Comment: A hypothetical condition may be
used in a review assignment only if:
– use of the hypothetical condition is clearly required
for legal purposes, for purposes of reasonable
analysis, or for purposes of comparison
– use of the hypothetical condition results in a credible
analysis and
– the reviewer complies with the disclosure
requirements set forth in USPAP for hypothetical
conditions
4/13/2015
39
Extraordinary Assumption
2
• An assumption, directly related to a specific
assignment, as of the effective date of the
assignment results, which, if found to be false,
could alter the appraiser’s opinions or conclusions
– Comment: Extraordinary assumptions presume as
fact otherwise uncertain information about physical,
legal, or economic characteristics of the subject
property; or about conditions external to the
property, such as market conditions or trends; or
about the integrity of data used in an analysis
4/13/2015
40
Extraordinary Assumption
2
continued
• The use of an extraordinary assumption
is appropriate when the appraiser has a
reasonable basis for his belief, but he is not
certain
• Disclosure of the use of an extraordinary
assumption is required
4/13/2015
41
Extraordinary Assumption
2
continued
• Comment: Other information that the
appraiser could presume as fact, but of
which he is uncertain, may include:
– Legal or economic characteristics of the subject
property
– Conditions external to the property, such as
market conditions or trends
– Integrity of data used in an analysis
4/13/2015
42
Extraordinary Assumption
2
continued
• Example
– A common application of an extraordinary
assumption is in the situation of an exterior-only
(drive-by) appraisal. In this case, the appraiser
does not inspect the interior of the subject
property. If the appraiser has a reasonable
basis and credible assignment results can be
achieved, an extraordinary assumption may be
used to approximate the characteristics of the
subject property’s interior
4/13/2015
43
Hypothetical Condition
2
• A condition, directly related to a specific
assignment, which is contrary to what is
known by the appraiser to exist on the
effective date of the assignment results, but
is used for the purpose of analysis
– Comment: Hypothetical conditions are contrary to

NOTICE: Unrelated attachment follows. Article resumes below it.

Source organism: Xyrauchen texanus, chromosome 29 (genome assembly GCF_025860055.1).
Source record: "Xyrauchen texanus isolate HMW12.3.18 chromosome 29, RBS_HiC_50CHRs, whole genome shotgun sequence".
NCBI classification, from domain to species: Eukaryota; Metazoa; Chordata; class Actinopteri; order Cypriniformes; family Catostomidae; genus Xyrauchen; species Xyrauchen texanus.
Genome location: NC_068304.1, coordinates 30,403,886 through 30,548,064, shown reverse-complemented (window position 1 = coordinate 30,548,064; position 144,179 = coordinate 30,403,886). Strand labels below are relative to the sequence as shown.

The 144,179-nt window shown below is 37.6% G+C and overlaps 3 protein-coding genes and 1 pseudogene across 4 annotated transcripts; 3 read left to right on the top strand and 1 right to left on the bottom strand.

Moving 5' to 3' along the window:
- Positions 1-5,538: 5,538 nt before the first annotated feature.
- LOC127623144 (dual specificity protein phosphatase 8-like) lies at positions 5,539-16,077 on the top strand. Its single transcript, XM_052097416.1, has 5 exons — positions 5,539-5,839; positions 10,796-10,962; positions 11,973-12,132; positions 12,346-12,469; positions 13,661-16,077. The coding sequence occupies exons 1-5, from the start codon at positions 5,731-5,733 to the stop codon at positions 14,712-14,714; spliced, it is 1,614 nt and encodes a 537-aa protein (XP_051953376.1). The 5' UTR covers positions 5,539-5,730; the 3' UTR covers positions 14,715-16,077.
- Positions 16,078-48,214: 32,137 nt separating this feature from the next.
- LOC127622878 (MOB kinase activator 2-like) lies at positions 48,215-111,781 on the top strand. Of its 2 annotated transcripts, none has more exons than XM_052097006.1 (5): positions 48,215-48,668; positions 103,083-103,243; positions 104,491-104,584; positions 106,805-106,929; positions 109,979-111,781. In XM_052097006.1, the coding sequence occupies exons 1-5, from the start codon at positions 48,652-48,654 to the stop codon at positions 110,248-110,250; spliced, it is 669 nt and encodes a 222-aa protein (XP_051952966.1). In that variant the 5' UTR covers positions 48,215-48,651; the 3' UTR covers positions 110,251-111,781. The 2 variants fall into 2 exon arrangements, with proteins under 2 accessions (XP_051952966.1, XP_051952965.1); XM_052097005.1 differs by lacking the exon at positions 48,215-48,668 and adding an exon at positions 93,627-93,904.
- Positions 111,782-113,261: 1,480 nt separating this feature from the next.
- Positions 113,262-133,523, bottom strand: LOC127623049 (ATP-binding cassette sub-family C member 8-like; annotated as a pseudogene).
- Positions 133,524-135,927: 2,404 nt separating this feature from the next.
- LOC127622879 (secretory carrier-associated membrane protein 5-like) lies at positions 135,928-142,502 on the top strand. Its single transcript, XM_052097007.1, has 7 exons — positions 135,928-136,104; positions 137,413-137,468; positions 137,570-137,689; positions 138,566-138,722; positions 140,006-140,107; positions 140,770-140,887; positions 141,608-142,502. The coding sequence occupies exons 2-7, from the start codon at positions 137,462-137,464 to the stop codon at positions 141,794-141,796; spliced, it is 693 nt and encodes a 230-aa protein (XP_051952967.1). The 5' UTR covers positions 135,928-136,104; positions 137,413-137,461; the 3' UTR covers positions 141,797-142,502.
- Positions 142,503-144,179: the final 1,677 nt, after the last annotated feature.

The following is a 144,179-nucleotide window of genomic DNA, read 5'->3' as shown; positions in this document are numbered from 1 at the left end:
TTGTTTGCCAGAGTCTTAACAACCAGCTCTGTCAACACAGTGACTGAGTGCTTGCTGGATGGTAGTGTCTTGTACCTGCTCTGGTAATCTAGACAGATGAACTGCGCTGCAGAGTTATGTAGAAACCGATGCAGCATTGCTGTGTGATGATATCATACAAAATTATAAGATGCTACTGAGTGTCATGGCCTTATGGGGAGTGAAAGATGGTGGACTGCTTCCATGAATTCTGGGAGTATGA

known facts about physical, legal, or economic
characteristics of the subject property; or about
conditions external to the property, such as market
conditions or trends; or about the integrity of data
used in an analysis
4/13/2015
44
Hypothetical Condition
2
continued
• With a hypothetical condition, on the other
hand, the appraiser knows that related
circumstances or data being considered
about the property are not true
• Circumstances warranting the use of a
hypothetical condition may be best
described as “what if” situations
4/13/2015
45
Hypothetical Condition
2
continued
• With a hypothetical condition, the appraiser
is aware that the circumstances of how the
property is being considered are not what
actually existed on the effective date of the
appraisal
4/13/2015
46
Hypothetical Condition
2
continued
• Example
– When an appraisal is performed for a proposed
new construction with a current effective date. In
this case, the appraiser is fully aware that on the
current effective date, the structure is not yet built
(hypothetical), but the appraiser completes the
appraisal as if it were fully constructed (true).
Hypothetical conditions must be prominently
disclosed in the report, alerting the client and
intended users that the circumstances considered
were not actually present on the effective date
4/13/2015
47
Hypothetical Condition
2
continued
• Other examples include:
– Appraising a property “as-repaired” that has not
been repaired on the effective date
– Considering a completed addition to a property
that has not been started on the effective date
– Appraising a property with different zoning than
exists on the effective date
– Appraising a property that has environmental
issues and considering that those the issues
have been corrected on the effective date
4/13/2015
48
Standards Rule 3-2 (h)
2
• Standards Rule 3-2(h) reflects the
obligations found in the SCOPE OF WORK
RULE
• In developing an appraisal review, the
reviewer must :
– (h) determine the scope of work necessary to
produce credible assignment results in
accordance with the SCOPE OF WORK RULE
4/13/2015
49
Standards Rule 3-2 (h)
2
continued
• Comment: Reviewers have broad flexibility
and significant responsibility in determining
the appropriate scope of work in an
appraisal review assignment
– Information that should have been considered by the original
appraiser can be used by the reviewer in developing an opinion as
to the quality of the work under review
– Information that was not available to the original appraiser in the
normal course of business may also be used by the reviewer;
however, the reviewer must not use such information in the
reviewer’s development of an opinion as to the quality of the work
under review
4/13/2015
50
Standards Rule 3-2 (h)
2
continued
• Note:
– The original appraiser cannot be discredited if
information that was not available in the normal
course of business at the time of the original
appraisal was not used
4/13/2015
51
Standards Rule 3-3
2
• Standards Rule 3-3 addresses an
appraiser’s obligation to “apply appraisal